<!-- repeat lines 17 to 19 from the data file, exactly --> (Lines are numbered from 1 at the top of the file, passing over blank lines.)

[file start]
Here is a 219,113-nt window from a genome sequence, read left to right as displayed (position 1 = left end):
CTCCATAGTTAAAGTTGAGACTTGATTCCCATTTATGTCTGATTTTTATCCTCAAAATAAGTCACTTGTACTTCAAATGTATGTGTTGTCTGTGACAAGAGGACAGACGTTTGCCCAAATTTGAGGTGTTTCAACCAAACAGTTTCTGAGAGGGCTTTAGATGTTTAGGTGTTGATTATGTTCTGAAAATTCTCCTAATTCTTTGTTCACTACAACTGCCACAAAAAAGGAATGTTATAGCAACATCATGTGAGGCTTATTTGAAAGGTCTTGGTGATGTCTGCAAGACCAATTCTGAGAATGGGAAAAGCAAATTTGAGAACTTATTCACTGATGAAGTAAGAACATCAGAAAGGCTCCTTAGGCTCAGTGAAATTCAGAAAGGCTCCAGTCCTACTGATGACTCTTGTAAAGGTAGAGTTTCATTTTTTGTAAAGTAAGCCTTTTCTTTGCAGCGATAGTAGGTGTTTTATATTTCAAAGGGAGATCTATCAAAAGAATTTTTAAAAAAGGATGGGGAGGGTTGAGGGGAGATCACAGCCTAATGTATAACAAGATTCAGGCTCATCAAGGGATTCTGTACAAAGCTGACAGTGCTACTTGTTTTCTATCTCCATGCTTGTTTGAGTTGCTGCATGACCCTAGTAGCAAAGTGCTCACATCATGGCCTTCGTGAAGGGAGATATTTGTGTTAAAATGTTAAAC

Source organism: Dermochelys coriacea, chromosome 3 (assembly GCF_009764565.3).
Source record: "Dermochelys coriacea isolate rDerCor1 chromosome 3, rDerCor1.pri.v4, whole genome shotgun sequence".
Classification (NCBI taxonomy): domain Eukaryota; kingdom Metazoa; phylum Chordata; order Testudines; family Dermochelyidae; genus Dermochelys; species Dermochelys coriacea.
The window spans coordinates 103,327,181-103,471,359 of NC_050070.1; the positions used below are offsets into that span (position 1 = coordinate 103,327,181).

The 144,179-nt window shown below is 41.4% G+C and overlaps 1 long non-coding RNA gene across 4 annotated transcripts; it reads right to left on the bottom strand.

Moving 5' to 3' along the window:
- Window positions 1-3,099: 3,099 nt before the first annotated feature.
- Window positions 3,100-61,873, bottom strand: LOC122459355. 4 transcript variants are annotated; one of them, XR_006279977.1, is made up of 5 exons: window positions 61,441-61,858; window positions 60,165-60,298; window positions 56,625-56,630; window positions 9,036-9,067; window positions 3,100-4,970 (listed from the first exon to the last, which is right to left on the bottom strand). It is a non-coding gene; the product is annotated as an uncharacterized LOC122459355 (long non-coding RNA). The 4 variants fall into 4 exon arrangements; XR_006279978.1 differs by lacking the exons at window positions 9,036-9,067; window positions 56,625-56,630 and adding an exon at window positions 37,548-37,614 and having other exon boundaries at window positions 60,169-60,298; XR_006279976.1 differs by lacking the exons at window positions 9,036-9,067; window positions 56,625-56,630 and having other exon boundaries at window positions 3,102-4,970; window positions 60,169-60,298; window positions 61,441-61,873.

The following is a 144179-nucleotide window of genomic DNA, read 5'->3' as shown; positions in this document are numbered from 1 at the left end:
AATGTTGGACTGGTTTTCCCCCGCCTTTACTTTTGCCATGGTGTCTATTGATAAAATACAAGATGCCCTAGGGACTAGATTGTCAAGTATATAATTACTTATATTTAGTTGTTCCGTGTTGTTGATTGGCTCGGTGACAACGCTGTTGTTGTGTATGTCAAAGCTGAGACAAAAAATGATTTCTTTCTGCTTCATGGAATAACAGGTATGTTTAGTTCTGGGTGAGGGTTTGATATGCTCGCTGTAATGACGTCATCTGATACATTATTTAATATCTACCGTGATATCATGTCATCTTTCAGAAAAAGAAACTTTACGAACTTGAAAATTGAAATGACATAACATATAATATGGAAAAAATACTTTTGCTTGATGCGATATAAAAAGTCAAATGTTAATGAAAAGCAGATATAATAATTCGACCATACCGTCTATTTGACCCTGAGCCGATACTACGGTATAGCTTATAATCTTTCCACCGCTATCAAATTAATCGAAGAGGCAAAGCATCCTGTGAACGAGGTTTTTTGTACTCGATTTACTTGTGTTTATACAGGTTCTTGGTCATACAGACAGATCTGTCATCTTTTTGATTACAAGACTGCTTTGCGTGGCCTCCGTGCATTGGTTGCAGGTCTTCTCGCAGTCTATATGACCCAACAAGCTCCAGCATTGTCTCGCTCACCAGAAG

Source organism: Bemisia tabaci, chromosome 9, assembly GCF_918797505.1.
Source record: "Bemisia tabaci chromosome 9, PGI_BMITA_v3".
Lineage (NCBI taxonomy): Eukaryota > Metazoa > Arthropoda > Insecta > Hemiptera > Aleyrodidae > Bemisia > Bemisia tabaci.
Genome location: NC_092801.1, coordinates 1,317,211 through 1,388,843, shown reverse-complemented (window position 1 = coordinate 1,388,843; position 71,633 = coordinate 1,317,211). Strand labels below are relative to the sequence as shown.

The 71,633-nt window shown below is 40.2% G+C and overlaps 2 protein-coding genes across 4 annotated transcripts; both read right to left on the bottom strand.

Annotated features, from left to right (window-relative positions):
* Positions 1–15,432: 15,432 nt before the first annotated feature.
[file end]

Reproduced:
The 71,633-nt window shown below is 40.2% G+C and overlaps 2 protein-coding genes across 4 annotated transcripts; both read right to left on the bottom strand.

Annotated features, from left to right (window-relative positions):
* Positions 1–15,432: 15,432 nt before the first annotated feature.